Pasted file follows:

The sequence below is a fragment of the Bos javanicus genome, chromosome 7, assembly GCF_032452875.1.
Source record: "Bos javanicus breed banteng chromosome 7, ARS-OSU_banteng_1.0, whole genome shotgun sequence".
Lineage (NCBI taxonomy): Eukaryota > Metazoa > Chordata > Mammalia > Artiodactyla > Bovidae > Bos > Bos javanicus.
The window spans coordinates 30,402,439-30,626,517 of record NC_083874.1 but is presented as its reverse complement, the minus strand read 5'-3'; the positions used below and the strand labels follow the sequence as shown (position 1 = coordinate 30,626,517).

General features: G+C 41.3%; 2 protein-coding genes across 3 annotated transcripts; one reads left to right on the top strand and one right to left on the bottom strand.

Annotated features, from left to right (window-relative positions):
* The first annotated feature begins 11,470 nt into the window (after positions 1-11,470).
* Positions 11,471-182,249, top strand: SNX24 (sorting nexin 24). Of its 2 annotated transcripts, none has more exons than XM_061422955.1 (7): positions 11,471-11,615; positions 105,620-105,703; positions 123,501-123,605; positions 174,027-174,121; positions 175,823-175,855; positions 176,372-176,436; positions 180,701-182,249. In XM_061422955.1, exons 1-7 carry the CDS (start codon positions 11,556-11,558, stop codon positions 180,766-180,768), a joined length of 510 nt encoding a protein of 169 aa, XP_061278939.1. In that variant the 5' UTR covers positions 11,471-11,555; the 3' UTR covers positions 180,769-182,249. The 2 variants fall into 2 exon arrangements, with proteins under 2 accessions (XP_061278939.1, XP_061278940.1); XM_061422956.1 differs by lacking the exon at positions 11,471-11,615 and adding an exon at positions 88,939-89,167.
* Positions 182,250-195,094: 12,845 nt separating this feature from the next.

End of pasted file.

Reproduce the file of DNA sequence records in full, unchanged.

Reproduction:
The sequence below is a fragment of the Bos javanicus genome, chromosome 7, assembly GCF_032452875.1.
Source record: "Bos javanicus breed banteng chromosome 7, ARS-OSU_banteng_1.0, whole genome shotgun sequence".
Lineage (NCBI taxonomy): Eukaryota > Metazoa > Chordata > Mammalia > Artiodactyla > Bovidae > Bos > Bos javanicus.
The window spans coordinates 30,402,439-30,626,517 of record NC_083874.1 but is presented as its reverse complement, the minus strand read 5'-3'; the positions used below and the strand labels follow the sequence as shown (position 1 = coordinate 30,626,517).

General features: G+C 41.3%; 2 protein-coding genes across 3 annotated transcripts; one reads left to right on the top strand and one right to left on the bottom strand.

Annotated features, from left to right (window-relative positions):
* The first annotated feature begins 11,470 nt into the window (after positions 1-11,470).
* Positions 11,471-182,249, top strand: SNX24 (sorting nexin 24). Of its 2 annotated transcripts, none has more exons than XM_061422955.1 (7): positions 11,471-11,615; positions 105,620-105,703; positions 123,501-123,605; positions 174,027-174,121; positions 175,823-175,855; positions 176,372-176,436; positions 180,701-182,249. In XM_061422955.1, exons 1-7 carry the CDS (start codon positions 11,556-11,558, stop codon positions 180,766-180,768), a joined length of 510 nt encoding a protein of 169 aa, XP_061278939.1. In that variant the 5' UTR covers positions 11,471-11,555; the 3' UTR covers positions 180,769-182,249. The 2 variants fall into 2 exon arrangements, with proteins under 2 accessions (XP_061278939.1, XP_061278940.1); XM_061422956.1 differs by lacking the exon at positions 11,471-11,615 and adding an exon at positions 88,939-89,167.
* Positions 182,250-195,094: 12,845 nt separating this feature from the next.